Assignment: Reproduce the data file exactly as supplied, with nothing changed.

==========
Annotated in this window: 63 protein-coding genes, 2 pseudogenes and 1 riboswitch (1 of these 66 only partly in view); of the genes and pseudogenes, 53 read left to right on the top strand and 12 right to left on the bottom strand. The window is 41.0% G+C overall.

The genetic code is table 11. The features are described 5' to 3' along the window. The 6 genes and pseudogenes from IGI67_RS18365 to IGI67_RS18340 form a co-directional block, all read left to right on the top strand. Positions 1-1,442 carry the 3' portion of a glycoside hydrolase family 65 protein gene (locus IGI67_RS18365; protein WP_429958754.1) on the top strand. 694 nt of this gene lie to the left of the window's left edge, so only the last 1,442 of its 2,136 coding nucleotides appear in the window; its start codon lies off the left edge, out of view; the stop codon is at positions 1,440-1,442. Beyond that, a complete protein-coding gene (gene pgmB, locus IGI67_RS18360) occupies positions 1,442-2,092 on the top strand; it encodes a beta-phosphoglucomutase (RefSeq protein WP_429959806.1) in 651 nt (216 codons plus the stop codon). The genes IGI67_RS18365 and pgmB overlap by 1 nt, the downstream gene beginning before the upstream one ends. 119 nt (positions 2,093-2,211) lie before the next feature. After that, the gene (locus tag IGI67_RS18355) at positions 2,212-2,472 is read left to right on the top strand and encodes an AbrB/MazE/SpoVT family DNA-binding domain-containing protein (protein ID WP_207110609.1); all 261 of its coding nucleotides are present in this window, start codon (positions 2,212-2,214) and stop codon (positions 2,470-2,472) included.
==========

Annotated in this window: 63 protein-coding genes, 2 pseudogenes and 1 riboswitch (1 of these 66 only partly in view); of the genes and pseudogenes, 53 read left to right on the top strand and 12 right to left on the bottom strand. The window is 41.0% G+C overall.

The genetic code is table 11. The features are described 5' to 3' along the window. The 6 genes and pseudogenes from IGI67_RS18365 to IGI67_RS18340 form a co-directional block, all read left to right on the top strand. Positions 1-1,442 carry the 3' portion of a glycoside hydrolase family 65 protein gene (locus IGI67_RS18365; protein WP_429958754.1) on the top strand. 694 nt of this gene lie to the left of the window's left edge, so only the last 1,442 of its 2,136 coding nucleotides appear in the window; its start codon lies off the left edge, out of view; the stop codon is at positions 1,440-1,442. Beyond that, a complete protein-coding gene (gene pgmB, locus IGI67_RS18360) occupies positions 1,442-2,092 on the top strand; it encodes a beta-phosphoglucomutase (RefSeq protein WP_429959806.1) in 651 nt (216 codons plus the stop codon). The genes IGI67_RS18365 and pgmB overlap by 1 nt, the downstream gene beginning before the upstream one ends. 119 nt (positions 2,093-2,211) lie before the next feature. After that, the gene (locus tag IGI67_RS18355) at positions 2,212-2,472 is read left to right on the top strand and encodes an AbrB/MazE/SpoVT family DNA-binding domain-containing protein (protein ID WP_207110609.1); all 261 of its coding nucleotides are present in this window, start codon (positions 2,212-2,214) and stop codon (positions 2,470-2,472) included.